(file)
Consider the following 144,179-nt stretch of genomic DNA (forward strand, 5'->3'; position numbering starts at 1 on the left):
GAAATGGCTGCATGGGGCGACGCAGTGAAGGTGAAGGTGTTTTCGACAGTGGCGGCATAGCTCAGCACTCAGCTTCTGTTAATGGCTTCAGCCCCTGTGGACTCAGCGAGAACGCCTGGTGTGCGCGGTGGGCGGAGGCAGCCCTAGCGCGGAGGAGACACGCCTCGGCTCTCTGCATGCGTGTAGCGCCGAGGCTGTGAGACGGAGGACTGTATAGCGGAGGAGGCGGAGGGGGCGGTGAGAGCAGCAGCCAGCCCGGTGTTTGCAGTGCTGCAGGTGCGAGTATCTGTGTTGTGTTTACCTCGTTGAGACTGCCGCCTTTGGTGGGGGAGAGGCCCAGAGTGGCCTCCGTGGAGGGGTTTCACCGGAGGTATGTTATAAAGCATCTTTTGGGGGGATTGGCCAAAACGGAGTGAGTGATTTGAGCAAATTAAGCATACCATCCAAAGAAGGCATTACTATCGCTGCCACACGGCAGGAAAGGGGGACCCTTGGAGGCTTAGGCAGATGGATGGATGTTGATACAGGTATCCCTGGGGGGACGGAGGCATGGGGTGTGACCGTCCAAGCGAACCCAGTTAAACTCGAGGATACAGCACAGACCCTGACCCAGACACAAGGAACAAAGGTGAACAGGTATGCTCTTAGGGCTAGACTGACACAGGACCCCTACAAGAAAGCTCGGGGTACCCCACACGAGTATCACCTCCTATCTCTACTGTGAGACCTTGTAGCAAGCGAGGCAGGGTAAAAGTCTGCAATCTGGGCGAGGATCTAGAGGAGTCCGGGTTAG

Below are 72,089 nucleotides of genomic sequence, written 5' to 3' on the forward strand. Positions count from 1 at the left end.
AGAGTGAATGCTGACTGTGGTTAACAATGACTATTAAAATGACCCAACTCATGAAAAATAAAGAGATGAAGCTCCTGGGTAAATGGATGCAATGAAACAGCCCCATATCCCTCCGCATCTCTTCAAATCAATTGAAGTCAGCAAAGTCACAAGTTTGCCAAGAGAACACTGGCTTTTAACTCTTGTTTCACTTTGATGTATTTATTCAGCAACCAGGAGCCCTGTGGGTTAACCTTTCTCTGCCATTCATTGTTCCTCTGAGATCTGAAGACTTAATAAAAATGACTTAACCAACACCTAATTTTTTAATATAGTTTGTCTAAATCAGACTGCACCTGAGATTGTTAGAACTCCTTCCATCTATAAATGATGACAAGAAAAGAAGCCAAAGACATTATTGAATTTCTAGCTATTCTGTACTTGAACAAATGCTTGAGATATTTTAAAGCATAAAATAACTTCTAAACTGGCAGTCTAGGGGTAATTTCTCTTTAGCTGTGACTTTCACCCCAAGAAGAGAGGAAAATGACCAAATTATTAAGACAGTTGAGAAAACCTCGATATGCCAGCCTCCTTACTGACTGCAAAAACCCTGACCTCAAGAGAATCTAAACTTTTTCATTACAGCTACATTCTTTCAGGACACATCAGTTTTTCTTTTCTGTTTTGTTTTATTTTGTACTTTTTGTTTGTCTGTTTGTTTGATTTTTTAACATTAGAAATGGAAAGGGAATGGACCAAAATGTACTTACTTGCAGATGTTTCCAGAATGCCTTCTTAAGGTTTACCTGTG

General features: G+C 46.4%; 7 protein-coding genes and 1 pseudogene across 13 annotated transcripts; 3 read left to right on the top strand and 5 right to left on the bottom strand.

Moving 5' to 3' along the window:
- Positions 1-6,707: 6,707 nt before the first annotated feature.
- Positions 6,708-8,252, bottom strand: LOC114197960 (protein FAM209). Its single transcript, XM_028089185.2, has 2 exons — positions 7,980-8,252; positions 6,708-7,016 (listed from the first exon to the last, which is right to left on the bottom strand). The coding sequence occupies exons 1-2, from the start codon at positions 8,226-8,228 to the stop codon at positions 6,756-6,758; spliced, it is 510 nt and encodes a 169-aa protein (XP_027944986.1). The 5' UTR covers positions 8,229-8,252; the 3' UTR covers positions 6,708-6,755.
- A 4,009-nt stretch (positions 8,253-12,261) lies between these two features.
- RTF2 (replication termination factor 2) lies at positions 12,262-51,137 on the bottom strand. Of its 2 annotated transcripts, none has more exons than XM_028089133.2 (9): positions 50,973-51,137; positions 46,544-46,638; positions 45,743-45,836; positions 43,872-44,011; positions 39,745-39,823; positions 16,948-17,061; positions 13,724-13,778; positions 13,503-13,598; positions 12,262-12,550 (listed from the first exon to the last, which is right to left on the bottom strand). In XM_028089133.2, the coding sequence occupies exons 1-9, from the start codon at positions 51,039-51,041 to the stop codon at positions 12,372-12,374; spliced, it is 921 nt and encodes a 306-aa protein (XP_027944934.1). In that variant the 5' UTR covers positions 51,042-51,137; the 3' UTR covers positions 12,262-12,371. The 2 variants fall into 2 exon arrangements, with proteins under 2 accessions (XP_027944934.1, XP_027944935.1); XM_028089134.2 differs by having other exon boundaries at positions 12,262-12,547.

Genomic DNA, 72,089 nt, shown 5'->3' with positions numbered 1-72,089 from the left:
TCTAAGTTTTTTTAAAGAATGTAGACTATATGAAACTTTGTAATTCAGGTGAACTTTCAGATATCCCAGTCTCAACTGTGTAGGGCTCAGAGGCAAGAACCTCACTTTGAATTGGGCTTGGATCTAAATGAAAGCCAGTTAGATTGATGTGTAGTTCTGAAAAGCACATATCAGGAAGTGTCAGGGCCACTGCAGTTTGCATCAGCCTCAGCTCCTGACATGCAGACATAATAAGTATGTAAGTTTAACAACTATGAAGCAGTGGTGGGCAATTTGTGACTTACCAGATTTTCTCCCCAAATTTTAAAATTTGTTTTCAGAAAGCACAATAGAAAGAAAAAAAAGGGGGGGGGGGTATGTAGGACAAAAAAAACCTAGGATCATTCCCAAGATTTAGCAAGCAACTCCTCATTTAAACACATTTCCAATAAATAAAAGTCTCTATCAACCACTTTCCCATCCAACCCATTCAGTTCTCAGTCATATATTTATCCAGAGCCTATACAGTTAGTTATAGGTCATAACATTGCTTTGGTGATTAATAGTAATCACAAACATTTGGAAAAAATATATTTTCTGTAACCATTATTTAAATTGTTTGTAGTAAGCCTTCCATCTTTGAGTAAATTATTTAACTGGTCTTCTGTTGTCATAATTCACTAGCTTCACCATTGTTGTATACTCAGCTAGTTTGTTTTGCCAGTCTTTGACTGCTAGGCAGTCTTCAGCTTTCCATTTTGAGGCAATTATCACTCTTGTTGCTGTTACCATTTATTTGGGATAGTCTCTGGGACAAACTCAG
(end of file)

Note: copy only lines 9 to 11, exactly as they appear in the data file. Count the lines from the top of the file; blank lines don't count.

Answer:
- A 4,009-nt stretch (positions 8,253-12,261) lies between these two features.
- RTF2 (replication termination factor 2) lies at positions 12,262-51,137 on the bottom strand. Of its 2 annotated transcripts, none has more exons than XM_028089133.2 (9): positions 50,973-51,137; positions 46,544-46,638; positions 45,743-45,836; positions 43,872-44,011; positions 39,745-39,823; positions 16,948-17,061; positions 13,724-13,778; positions 13,503-13,598; positions 12,262-12,550 (listed from the first exon to the last, which is right to left on the bottom strand). In XM_028089133.2, the coding sequence occupies exons 1-9, from the start codon at positions 51,039-51,041 to the stop codon at positions 12,372-12,374; spliced, it is 921 nt and encodes a 306-aa protein (XP_027944934.1). In that variant the 5' UTR covers positions 51,042-51,137; the 3' UTR covers positions 12,262-12,371. The 2 variants fall into 2 exon arrangements, with proteins under 2 accessions (XP_027944934.1, XP_027944935.1); XM_028089134.2 differs by having other exon boundaries at positions 12,262-12,547.

Genomic DNA, 72,089 nt, shown 5'->3' with positions numbered 1-72,089 from the left: